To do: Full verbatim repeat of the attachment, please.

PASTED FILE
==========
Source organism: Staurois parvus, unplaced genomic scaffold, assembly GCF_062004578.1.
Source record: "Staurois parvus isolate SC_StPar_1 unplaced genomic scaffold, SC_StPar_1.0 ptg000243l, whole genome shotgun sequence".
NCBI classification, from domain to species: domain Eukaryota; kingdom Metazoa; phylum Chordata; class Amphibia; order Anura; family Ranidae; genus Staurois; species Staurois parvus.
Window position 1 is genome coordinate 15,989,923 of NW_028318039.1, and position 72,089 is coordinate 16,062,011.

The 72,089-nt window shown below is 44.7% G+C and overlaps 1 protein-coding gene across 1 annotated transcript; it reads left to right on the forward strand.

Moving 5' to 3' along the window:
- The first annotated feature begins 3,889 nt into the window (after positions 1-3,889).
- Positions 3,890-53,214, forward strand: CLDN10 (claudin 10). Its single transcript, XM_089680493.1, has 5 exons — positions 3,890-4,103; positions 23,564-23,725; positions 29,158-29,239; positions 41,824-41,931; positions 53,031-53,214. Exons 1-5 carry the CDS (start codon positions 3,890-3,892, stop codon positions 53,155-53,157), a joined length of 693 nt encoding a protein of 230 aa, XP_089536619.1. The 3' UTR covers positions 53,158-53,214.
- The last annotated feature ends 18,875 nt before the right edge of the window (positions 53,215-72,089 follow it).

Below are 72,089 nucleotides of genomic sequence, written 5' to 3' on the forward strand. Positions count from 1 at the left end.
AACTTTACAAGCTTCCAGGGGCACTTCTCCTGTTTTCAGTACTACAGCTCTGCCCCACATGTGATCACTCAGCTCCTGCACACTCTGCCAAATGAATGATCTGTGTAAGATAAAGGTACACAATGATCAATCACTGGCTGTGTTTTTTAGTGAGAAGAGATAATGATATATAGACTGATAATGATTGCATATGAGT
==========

Source organism: Staurois parvus, unplaced genomic scaffold, assembly GCF_062004578.1.
Source record: "Staurois parvus isolate SC_StPar_1 unplaced genomic scaffold, SC_StPar_1.0 ptg000243l, whole genome shotgun sequence".
NCBI classification, from domain to species: domain Eukaryota; kingdom Metazoa; phylum Chordata; class Amphibia; order Anura; family Ranidae; genus Staurois; species Staurois parvus.
Window position 1 is genome coordinate 15,989,923 of NW_028318039.1, and position 72,089 is coordinate 16,062,011.

The 72,089-nt window shown below is 44.7% G+C and overlaps 1 protein-coding gene across 1 annotated transcript; it reads left to right on the forward strand.

Moving 5' to 3' along the window:
- The first annotated feature begins 3,889 nt into the window (after positions 1-3,889).
- Positions 3,890-53,214, forward strand: CLDN10 (claudin 10). Its single transcript, XM_089680493.1, has 5 exons — positions 3,890-4,103; positions 23,564-23,725; positions 29,158-29,239; positions 41,824-41,931; positions 53,031-53,214. Exons 1-5 carry the CDS (start codon positions 3,890-3,892, stop codon positions 53,155-53,157), a joined length of 693 nt encoding a protein of 230 aa, XP_089536619.1. The 3' UTR covers positions 53,158-53,214.
- The last annotated feature ends 18,875 nt before the right edge of the window (positions 53,215-72,089 follow it).

Below are 72,089 nucleotides of genomic sequence, written 5' to 3' on the forward strand. Positions count from 1 at the left end.
AACTTTACAAGCTTCCAGGGGCACTTCTCCTGTTTTCAGTACTACAGCTCTGCCCCACATGTGATCACTCAGCTCCTGCACACTCTGCCAAATGAATGATCTGTGTAAGATAAAGGTACACAATGATCAATCACTGGCTGTGTTTTTTAGTGAGAAGAGATAATGATATATAGACTGATAATGATTGCATATGAGT